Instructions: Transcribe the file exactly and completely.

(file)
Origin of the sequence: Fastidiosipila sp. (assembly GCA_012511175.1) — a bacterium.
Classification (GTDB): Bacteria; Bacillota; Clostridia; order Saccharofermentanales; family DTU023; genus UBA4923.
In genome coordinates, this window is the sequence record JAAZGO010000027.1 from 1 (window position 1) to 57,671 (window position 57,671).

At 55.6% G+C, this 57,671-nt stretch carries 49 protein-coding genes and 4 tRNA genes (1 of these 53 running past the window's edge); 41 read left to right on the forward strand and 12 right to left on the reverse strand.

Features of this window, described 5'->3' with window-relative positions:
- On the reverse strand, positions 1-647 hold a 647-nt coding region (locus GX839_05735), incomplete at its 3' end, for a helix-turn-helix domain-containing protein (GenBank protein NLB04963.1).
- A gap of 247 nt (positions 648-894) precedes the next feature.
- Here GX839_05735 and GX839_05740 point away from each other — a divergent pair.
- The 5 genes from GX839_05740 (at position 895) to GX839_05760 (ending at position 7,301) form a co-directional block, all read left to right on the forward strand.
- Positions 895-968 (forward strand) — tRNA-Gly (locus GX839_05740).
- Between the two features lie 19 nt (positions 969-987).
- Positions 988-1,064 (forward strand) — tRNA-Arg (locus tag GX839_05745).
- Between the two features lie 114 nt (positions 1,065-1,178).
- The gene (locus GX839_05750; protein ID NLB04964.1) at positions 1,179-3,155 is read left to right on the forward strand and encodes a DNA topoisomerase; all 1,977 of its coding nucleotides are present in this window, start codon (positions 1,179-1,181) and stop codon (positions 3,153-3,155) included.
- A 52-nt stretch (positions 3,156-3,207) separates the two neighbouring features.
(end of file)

Origin of the sequence: Fastidiosipila sp. (assembly GCA_012511175.1) — a bacterium.
Classification (GTDB): Bacteria; Bacillota; Clostridia; order Saccharofermentanales; family DTU023; genus UBA4923.
In genome coordinates, this window is the sequence record JAAZGO010000027.1 from 1 (window position 1) to 57,671 (window position 57,671).

At 55.6% G+C, this 57,671-nt stretch carries 49 protein-coding genes and 4 tRNA genes (1 of these 53 running past the window's edge); 41 read left to right on the forward strand and 12 right to left on the reverse strand.

Features of this window, described 5'->3' with window-relative positions:
- On the reverse strand, positions 1-647 hold a 647-nt coding region (locus GX839_05735), incomplete at its 3' end, for a helix-turn-helix domain-containing protein (GenBank protein NLB04963.1).
- A gap of 247 nt (positions 648-894) precedes the next feature.
- Here GX839_05735 and GX839_05740 point away from each other — a divergent pair.
- The 5 genes from GX839_05740 (at position 895) to GX839_05760 (ending at position 7,301) form a co-directional block, all read left to right on the forward strand.
- Positions 895-968 (forward strand) — tRNA-Gly (locus GX839_05740).
- Between the two features lie 19 nt (positions 969-987).
- Positions 988-1,064 (forward strand) — tRNA-Arg (locus tag GX839_05745).
- Between the two features lie 114 nt (positions 1,065-1,178).
- The gene (locus GX839_05750; protein ID NLB04964.1) at positions 1,179-3,155 is read left to right on the forward strand and encodes a DNA topoisomerase; all 1,977 of its coding nucleotides are present in this window, start codon (positions 1,179-1,181) and stop codon (positions 3,153-3,155) included.
- A 52-nt stretch (positions 3,156-3,207) separates the two neighbouring features.